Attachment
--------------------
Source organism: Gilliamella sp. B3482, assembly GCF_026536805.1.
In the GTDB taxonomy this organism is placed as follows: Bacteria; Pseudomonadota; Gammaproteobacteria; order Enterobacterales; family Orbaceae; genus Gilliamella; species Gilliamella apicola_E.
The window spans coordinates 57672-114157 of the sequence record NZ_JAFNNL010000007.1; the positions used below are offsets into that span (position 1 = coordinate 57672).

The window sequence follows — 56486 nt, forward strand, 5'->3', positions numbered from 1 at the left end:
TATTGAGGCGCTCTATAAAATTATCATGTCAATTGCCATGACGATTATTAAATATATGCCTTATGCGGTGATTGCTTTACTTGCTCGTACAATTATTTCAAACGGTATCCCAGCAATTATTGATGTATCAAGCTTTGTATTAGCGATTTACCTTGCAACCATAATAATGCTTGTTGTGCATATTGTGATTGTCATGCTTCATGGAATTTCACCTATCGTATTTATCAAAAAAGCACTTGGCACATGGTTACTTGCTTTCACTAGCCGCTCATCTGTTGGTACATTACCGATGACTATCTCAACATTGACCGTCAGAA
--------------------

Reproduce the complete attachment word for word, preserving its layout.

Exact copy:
Source organism: Gilliamella sp. B3482, assembly GCF_026536805.1.
In the GTDB taxonomy this organism is placed as follows: Bacteria; Pseudomonadota; Gammaproteobacteria; order Enterobacterales; family Orbaceae; genus Gilliamella; species Gilliamella apicola_E.
The window spans coordinates 57672-114157 of the sequence record NZ_JAFNNL010000007.1; the positions used below are offsets into that span (position 1 = coordinate 57672).

The window sequence follows — 56486 nt, forward strand, 5'->3', positions numbered from 1 at the left end:
TATTGAGGCGCTCTATAAAATTATCATGTCAATTGCCATGACGATTATTAAATATATGCCTTATGCGGTGATTGCTTTACTTGCTCGTACAATTATTTCAAACGGTATCCCAGCAATTATTGATGTATCAAGCTTTGTATTAGCGATTTACCTTGCAACCATAATAATGCTTGTTGTGCATATTGTGATTGTCATGCTTCATGGAATTTCACCTATCGTATTTATCAAAAAAGCACTTGGCACATGGTTACTTGCTTTCACTAGCCGCTCATCTGTTGGTACATTACCGATGACTATCTCAACATTGACCGTCAGAA